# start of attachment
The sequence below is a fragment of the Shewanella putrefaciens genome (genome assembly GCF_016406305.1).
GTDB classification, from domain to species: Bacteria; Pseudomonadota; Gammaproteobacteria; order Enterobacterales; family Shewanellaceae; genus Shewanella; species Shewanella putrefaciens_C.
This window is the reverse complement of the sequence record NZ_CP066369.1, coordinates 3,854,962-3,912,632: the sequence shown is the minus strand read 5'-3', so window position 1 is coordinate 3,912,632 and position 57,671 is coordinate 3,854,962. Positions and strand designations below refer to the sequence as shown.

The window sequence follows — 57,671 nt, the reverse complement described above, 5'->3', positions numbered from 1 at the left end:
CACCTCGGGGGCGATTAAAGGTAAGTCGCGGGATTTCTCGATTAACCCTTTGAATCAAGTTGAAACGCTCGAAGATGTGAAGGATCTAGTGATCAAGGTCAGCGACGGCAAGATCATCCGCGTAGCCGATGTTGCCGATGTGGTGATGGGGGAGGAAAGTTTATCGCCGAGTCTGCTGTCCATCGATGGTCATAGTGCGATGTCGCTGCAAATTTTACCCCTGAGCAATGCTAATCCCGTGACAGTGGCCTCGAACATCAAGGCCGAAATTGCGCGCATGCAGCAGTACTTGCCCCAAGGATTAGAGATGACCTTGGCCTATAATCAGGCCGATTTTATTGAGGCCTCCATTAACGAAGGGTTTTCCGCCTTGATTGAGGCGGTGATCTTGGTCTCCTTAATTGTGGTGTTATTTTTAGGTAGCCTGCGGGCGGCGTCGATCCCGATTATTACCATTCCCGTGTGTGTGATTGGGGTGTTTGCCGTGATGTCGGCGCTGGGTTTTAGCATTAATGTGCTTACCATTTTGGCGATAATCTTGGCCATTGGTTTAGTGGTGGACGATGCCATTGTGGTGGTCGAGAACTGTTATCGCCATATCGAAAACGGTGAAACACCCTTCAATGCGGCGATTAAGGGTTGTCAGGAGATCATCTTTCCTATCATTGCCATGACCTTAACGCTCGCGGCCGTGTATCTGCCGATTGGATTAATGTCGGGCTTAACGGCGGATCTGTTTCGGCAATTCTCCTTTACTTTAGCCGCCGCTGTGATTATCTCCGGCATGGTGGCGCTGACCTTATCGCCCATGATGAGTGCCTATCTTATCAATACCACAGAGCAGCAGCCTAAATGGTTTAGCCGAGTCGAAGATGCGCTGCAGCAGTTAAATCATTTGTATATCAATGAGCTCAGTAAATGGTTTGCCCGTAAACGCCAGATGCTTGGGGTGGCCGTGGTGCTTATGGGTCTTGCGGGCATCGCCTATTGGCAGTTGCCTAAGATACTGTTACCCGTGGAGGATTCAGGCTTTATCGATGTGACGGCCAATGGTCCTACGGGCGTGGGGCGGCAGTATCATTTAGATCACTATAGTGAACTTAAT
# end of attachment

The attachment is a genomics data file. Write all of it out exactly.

The sequence below is a fragment of the Shewanella putrefaciens genome (genome assembly GCF_016406305.1).
GTDB classification, from domain to species: Bacteria; Pseudomonadota; Gammaproteobacteria; order Enterobacterales; family Shewanellaceae; genus Shewanella; species Shewanella putrefaciens_C.
This window is the reverse complement of the sequence record NZ_CP066369.1, coordinates 3,854,962-3,912,632: the sequence shown is the minus strand read 5'-3', so window position 1 is coordinate 3,912,632 and position 57,671 is coordinate 3,854,962. Positions and strand designations below refer to the sequence as shown.

The window sequence follows — 57,671 nt, the reverse complement described above, 5'->3', positions numbered from 1 at the left end:
CACCTCGGGGGCGATTAAAGGTAAGTCGCGGGATTTCTCGATTAACCCTTTGAATCAAGTTGAAACGCTCGAAGATGTGAAGGATCTAGTGATCAAGGTCAGCGACGGCAAGATCATCCGCGTAGCCGATGTTGCCGATGTGGTGATGGGGGAGGAAAGTTTATCGCCGAGTCTGCTGTCCATCGATGGTCATAGTGCGATGTCGCTGCAAATTTTACCCCTGAGCAATGCTAATCCCGTGACAGTGGCCTCGAACATCAAGGCCGAAATTGCGCGCATGCAGCAGTACTTGCCCCAAGGATTAGAGATGACCTTGGCCTATAATCAGGCCGATTTTATTGAGGCCTCCATTAACGAAGGGTTTTCCGCCTTGATTGAGGCGGTGATCTTGGTCTCCTTAATTGTGGTGTTATTTTTAGGTAGCCTGCGGGCGGCGTCGATCCCGATTATTACCATTCCCGTGTGTGTGATTGGGGTGTTTGCCGTGATGTCGGCGCTGGGTTTTAGCATTAATGTGCTTACCATTTTGGCGATAATCTTGGCCATTGGTTTAGTGGTGGACGATGCCATTGTGGTGGTCGAGAACTGTTATCGCCATATCGAAAACGGTGAAACACCCTTCAATGCGGCGATTAAGGGTTGTCAGGAGATCATCTTTCCTATCATTGCCATGACCTTAACGCTCGCGGCCGTGTATCTGCCGATTGGATTAATGTCGGGCTTAACGGCGGATCTGTTTCGGCAATTCTCCTTTACTTTAGCCGCCGCTGTGATTATCTCCGGCATGGTGGCGCTGACCTTATCGCCCATGATGAGTGCCTATCTTATCAATACCACAGAGCAGCAGCCTAAATGGTTTAGCCGAGTCGAAGATGCGCTGCAGCAGTTAAATCATTTGTATATCAATGAGCTCAGTAAATGGTTTGCCCGTAAACGCCAGATGCTTGGGGTGGCCGTGGTGCTTATGGGTCTTGCGGGCATCGCCTATTGGCAGTTGCCTAAGATACTGTTACCCGTGGAGGATTCAGGCTTTATCGATGTGACGGCCAATGGTCCTACGGGCGTGGGGCGGCAGTATCATTTAGATCACTATAGTGAACTTAAT